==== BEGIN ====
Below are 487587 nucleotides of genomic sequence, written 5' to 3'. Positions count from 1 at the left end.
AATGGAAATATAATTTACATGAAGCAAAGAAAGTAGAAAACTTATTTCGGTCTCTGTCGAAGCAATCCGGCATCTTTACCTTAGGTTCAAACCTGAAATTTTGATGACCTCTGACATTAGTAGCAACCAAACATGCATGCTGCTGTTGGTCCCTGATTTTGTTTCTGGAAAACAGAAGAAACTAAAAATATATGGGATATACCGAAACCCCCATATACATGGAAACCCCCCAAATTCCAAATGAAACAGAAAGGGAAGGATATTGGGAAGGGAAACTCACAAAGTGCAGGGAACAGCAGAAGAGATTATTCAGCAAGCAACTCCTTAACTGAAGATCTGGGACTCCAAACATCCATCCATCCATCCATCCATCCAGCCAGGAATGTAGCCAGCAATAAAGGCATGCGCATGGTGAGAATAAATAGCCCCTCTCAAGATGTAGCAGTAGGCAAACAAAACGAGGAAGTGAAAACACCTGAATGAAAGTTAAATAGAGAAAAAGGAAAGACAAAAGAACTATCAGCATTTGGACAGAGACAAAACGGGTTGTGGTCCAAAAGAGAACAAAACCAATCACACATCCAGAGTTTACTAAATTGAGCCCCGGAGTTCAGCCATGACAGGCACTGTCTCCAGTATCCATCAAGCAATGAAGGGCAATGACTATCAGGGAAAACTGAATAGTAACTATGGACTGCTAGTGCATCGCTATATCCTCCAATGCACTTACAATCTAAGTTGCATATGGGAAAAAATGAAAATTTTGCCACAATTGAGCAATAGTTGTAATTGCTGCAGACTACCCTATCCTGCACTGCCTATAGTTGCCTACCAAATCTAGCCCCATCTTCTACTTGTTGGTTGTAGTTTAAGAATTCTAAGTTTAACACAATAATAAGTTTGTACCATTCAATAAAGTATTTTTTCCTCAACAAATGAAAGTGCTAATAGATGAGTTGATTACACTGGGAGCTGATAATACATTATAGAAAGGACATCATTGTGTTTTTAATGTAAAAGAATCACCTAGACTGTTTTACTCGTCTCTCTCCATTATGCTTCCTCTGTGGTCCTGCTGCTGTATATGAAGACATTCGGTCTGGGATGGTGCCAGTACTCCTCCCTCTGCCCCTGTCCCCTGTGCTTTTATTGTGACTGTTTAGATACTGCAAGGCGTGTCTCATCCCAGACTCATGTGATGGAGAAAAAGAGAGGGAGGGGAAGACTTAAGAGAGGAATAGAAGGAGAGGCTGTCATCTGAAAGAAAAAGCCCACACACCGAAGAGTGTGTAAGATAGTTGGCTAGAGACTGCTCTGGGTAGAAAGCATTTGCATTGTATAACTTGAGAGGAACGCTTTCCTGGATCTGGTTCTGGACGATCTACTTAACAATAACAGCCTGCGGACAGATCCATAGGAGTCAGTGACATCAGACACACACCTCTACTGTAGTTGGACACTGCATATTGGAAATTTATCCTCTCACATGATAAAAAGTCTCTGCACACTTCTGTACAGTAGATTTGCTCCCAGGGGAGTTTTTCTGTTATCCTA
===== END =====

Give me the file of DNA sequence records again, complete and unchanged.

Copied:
Below are 487587 nucleotides of genomic sequence, written 5' to 3'. Positions count from 1 at the left end.
AATGGAAATATAATTTACATGAAGCAAAGAAAGTAGAAAACTTATTTCGGTCTCTGTCGAAGCAATCCGGCATCTTTACCTTAGGTTCAAACCTGAAATTTTGATGACCTCTGACATTAGTAGCAACCAAACATGCATGCTGCTGTTGGTCCCTGATTTTGTTTCTGGAAAACAGAAGAAACTAAAAATATATGGGATATACCGAAACCCCCATATACATGGAAACCCCCCAAATTCCAAATGAAACAGAAAGGGAAGGATATTGGGAAGGGAAACTCACAAAGTGCAGGGAACAGCAGAAGAGATTATTCAGCAAGCAACTCCTTAACTGAAGATCTGGGACTCCAAACATCCATCCATCCATCCATCCATCCAGCCAGGAATGTAGCCAGCAATAAAGGCATGCGCATGGTGAGAATAAATAGCCCCTCTCAAGATGTAGCAGTAGGCAAACAAAACGAGGAAGTGAAAACACCTGAATGAAAGTTAAATAGAGAAAAAGGAAAGACAAAAGAACTATCAGCATTTGGACAGAGACAAAACGGGTTGTGGTCCAAAAGAGAACAAAACCAATCACACATCCAGAGTTTACTAAATTGAGCCCCGGAGTTCAGCCATGACAGGCACTGTCTCCAGTATCCATCAAGCAATGAAGGGCAATGACTATCAGGGAAAACTGAATAGTAACTATGGACTGCTAGTGCATCGCTATATCCTCCAATGCACTTACAATCTAAGTTGCATATGGGAAAAAATGAAAATTTTGCCACAATTGAGCAATAGTTGTAATTGCTGCAGACTACCCTATCCTGCACTGCCTATAGTTGCCTACCAAATCTAGCCCCATCTTCTACTTGTTGGTTGTAGTTTAAGAATTCTAAGTTTAACACAATAATAAGTTTGTACCATTCAATAAAGTATTTTTTCCTCAACAAATGAAAGTGCTAATAGATGAGTTGATTACACTGGGAGCTGATAATACATTATAGAAAGGACATCATTGTGTTTTTAATGTAAAAGAATCACCTAGACTGTTTTACTCGTCTCTCTCCATTATGCTTCCTCTGTGGTCCTGCTGCTGTATATGAAGACATTCGGTCTGGGATGGTGCCAGTACTCCTCCCTCTGCCCCTGTCCCCTGTGCTTTTATTGTGACTGTTTAGATACTGCAAGGCGTGTCTCATCCCAGACTCATGTGATGGAGAAAAAGAGAGGGAGGGGAAGACTTAAGAGAGGAATAGAAGGAGAGGCTGTCATCTGAAAGAAAAAGCCCACACACCGAAGAGTGTGTAAGATAGTTGGCTAGAGACTGCTCTGGGTAGAAAGCATTTGCATTGTATAACTTGAGAGGAACGCTTTCCTGGATCTGGTTCTGGACGATCTACTTAACAATAACAGCCTGCGGACAGATCCATAGGAGTCAGTGACATCAGACACACACCTCTACTGTAGTTGGACACTGCATATTGGAAATTTATCCTCTCACATGATAAAAAGTCTCTGCACACTTCTGTACAGTAGATTTGCTCCCAGGGGAGTTTTTCTGTTATCCTA